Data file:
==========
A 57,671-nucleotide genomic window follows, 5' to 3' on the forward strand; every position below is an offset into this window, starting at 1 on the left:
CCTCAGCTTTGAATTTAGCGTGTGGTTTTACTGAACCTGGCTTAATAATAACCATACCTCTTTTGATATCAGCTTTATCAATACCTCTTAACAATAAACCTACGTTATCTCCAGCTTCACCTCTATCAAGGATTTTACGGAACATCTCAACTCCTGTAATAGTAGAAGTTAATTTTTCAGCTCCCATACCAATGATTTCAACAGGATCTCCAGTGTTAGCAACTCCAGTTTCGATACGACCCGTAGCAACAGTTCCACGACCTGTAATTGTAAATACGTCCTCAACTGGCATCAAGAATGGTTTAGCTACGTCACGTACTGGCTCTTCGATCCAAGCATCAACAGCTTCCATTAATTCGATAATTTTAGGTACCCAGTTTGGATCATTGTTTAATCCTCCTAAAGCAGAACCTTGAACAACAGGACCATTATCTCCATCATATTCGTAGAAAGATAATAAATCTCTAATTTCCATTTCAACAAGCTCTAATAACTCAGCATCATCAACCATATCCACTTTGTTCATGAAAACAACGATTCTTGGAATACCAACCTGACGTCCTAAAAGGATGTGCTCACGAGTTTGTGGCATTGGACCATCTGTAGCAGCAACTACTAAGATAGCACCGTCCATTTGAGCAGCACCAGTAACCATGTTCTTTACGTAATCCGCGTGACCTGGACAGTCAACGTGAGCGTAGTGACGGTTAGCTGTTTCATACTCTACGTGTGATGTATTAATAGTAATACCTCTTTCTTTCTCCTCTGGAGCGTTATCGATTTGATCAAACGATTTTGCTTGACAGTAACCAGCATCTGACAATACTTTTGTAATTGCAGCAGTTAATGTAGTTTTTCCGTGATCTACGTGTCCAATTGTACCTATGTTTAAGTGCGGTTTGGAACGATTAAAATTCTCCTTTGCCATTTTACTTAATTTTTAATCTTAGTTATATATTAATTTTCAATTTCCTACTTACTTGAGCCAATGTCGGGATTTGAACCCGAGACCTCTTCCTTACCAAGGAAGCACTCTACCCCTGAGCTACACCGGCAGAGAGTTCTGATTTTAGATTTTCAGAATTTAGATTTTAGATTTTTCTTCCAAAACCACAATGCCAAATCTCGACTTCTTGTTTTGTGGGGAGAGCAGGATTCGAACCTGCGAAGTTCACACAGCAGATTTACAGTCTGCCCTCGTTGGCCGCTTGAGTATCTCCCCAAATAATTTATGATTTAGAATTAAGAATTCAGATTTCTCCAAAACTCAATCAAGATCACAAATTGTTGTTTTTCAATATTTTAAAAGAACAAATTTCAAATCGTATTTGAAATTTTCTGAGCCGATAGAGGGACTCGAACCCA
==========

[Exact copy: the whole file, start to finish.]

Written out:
A 57,671-nucleotide genomic window follows, 5' to 3' on the forward strand; every position below is an offset into this window, starting at 1 on the left:
CCTCAGCTTTGAATTTAGCGTGTGGTTTTACTGAACCTGGCTTAATAATAACCATACCTCTTTTGATATCAGCTTTATCAATACCTCTTAACAATAAACCTACGTTATCTCCAGCTTCACCTCTATCAAGGATTTTACGGAACATCTCAACTCCTGTAATAGTAGAAGTTAATTTTTCAGCTCCCATACCAATGATTTCAACAGGATCTCCAGTGTTAGCAACTCCAGTTTCGATACGACCCGTAGCAACAGTTCCACGACCTGTAATTGTAAATACGTCCTCAACTGGCATCAAGAATGGTTTAGCTACGTCACGTACTGGCTCTTCGATCCAAGCATCAACAGCTTCCATTAATTCGATAATTTTAGGTACCCAGTTTGGATCATTGTTTAATCCTCCTAAAGCAGAACCTTGAACAACAGGACCATTATCTCCATCATATTCGTAGAAAGATAATAAATCTCTAATTTCCATTTCAACAAGCTCTAATAACTCAGCATCATCAACCATATCCACTTTGTTCATGAAAACAACGATTCTTGGAATACCAACCTGACGTCCTAAAAGGATGTGCTCACGAGTTTGTGGCATTGGACCATCTGTAGCAGCAACTACTAAGATAGCACCGTCCATTTGAGCAGCACCAGTAACCATGTTCTTTACGTAATCCGCGTGACCTGGACAGTCAACGTGAGCGTAGTGACGGTTAGCTGTTTCATACTCTACGTGTGATGTATTAATAGTAATACCTCTTTCTTTCTCCTCTGGAGCGTTATCGATTTGATCAAACGATTTTGCTTGACAGTAACCAGCATCTGACAATACTTTTGTAATTGCAGCAGTTAATGTAGTTTTTCCGTGATCTACGTGTCCAATTGTACCTATGTTTAAGTGCGGTTTGGAACGATTAAAATTCTCCTTTGCCATTTTACTTAATTTTTAATCTTAGTTATATATTAATTTTCAATTTCCTACTTACTTGAGCCAATGTCGGGATTTGAACCCGAGACCTCTTCCTTACCAAGGAAGCACTCTACCCCTGAGCTACACCGGCAGAGAGTTCTGATTTTAGATTTTCAGAATTTAGATTTTAGATTTTTCTTCCAAAACCACAATGCCAAATCTCGACTTCTTGTTTTGTGGGGAGAGCAGGATTCGAACCTGCGAAGTTCACACAGCAGATTTACAGTCTGCCCTCGTTGGCCGCTTGAGTATCTCCCCAAATAATTTATGATTTAGAATTAAGAATTCAGATTTCTCCAAAACTCAATCAAGATCACAAATTGTTGTTTTTCAATATTTTAAAAGAACAAATTTCAAATCGTATTTGAAATTTTCTGAGCCGATAGAGGGACTCGAACCCA